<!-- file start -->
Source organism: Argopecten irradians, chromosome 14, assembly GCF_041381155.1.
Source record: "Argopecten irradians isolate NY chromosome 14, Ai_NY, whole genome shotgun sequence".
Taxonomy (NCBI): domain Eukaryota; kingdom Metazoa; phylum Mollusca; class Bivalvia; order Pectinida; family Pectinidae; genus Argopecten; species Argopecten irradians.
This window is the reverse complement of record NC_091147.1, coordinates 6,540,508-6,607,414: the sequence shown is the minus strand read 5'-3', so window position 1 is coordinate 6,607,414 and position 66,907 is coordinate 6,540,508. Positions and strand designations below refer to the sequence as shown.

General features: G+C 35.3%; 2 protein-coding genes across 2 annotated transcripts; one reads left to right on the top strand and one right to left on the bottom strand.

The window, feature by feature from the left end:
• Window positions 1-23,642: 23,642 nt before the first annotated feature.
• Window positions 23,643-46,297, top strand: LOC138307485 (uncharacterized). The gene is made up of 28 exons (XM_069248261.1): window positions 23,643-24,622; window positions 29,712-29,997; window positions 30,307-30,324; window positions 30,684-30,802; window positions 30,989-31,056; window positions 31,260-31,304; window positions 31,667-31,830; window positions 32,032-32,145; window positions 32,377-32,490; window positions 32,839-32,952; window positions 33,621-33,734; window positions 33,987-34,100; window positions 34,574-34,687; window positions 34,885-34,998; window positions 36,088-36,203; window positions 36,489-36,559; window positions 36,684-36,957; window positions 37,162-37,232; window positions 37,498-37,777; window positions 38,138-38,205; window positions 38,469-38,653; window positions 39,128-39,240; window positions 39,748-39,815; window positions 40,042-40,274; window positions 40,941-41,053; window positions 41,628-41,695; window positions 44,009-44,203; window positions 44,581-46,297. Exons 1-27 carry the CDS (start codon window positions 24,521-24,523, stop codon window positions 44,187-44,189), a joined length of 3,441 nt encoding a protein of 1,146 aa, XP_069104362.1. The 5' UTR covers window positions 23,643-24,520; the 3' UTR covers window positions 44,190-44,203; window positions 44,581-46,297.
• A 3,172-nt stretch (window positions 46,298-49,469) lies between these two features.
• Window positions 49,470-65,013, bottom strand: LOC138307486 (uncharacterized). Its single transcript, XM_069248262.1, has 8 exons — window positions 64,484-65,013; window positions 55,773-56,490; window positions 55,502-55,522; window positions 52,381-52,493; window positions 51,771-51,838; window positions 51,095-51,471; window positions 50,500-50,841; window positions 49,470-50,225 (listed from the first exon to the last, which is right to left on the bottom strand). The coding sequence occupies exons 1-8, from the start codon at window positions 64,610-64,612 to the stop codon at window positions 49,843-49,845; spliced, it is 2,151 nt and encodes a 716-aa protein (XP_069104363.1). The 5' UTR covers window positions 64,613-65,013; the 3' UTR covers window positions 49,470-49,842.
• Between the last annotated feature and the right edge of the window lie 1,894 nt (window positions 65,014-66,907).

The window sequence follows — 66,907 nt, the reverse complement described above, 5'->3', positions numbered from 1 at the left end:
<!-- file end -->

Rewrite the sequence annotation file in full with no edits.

Source organism: Argopecten irradians, chromosome 14, assembly GCF_041381155.1.
Source record: "Argopecten irradians isolate NY chromosome 14, Ai_NY, whole genome shotgun sequence".
Taxonomy (NCBI): domain Eukaryota; kingdom Metazoa; phylum Mollusca; class Bivalvia; order Pectinida; family Pectinidae; genus Argopecten; species Argopecten irradians.
This window is the reverse complement of record NC_091147.1, coordinates 6,540,508-6,607,414: the sequence shown is the minus strand read 5'-3', so window position 1 is coordinate 6,607,414 and position 66,907 is coordinate 6,540,508. Positions and strand designations below refer to the sequence as shown.

General features: G+C 35.3%; 2 protein-coding genes across 2 annotated transcripts; one reads left to right on the top strand and one right to left on the bottom strand.

The window, feature by feature from the left end:
• Window positions 1-23,642: 23,642 nt before the first annotated feature.
• Window positions 23,643-46,297, top strand: LOC138307485 (uncharacterized). The gene is made up of 28 exons (XM_069248261.1): window positions 23,643-24,622; window positions 29,712-29,997; window positions 30,307-30,324; window positions 30,684-30,802; window positions 30,989-31,056; window positions 31,260-31,304; window positions 31,667-31,830; window positions 32,032-32,145; window positions 32,377-32,490; window positions 32,839-32,952; window positions 33,621-33,734; window positions 33,987-34,100; window positions 34,574-34,687; window positions 34,885-34,998; window positions 36,088-36,203; window positions 36,489-36,559; window positions 36,684-36,957; window positions 37,162-37,232; window positions 37,498-37,777; window positions 38,138-38,205; window positions 38,469-38,653; window positions 39,128-39,240; window positions 39,748-39,815; window positions 40,042-40,274; window positions 40,941-41,053; window positions 41,628-41,695; window positions 44,009-44,203; window positions 44,581-46,297. Exons 1-27 carry the CDS (start codon window positions 24,521-24,523, stop codon window positions 44,187-44,189), a joined length of 3,441 nt encoding a protein of 1,146 aa, XP_069104362.1. The 5' UTR covers window positions 23,643-24,520; the 3' UTR covers window positions 44,190-44,203; window positions 44,581-46,297.
• A 3,172-nt stretch (window positions 46,298-49,469) lies between these two features.
• Window positions 49,470-65,013, bottom strand: LOC138307486 (uncharacterized). Its single transcript, XM_069248262.1, has 8 exons — window positions 64,484-65,013; window positions 55,773-56,490; window positions 55,502-55,522; window positions 52,381-52,493; window positions 51,771-51,838; window positions 51,095-51,471; window positions 50,500-50,841; window positions 49,470-50,225 (listed from the first exon to the last, which is right to left on the bottom strand). The coding sequence occupies exons 1-8, from the start codon at window positions 64,610-64,612 to the stop codon at window positions 49,843-49,845; spliced, it is 2,151 nt and encodes a 716-aa protein (XP_069104363.1). The 5' UTR covers window positions 64,613-65,013; the 3' UTR covers window positions 49,470-49,842.
• Between the last annotated feature and the right edge of the window lie 1,894 nt (window positions 65,014-66,907).

The window sequence follows — 66,907 nt, the reverse complement described above, 5'->3', positions numbered from 1 at the left end: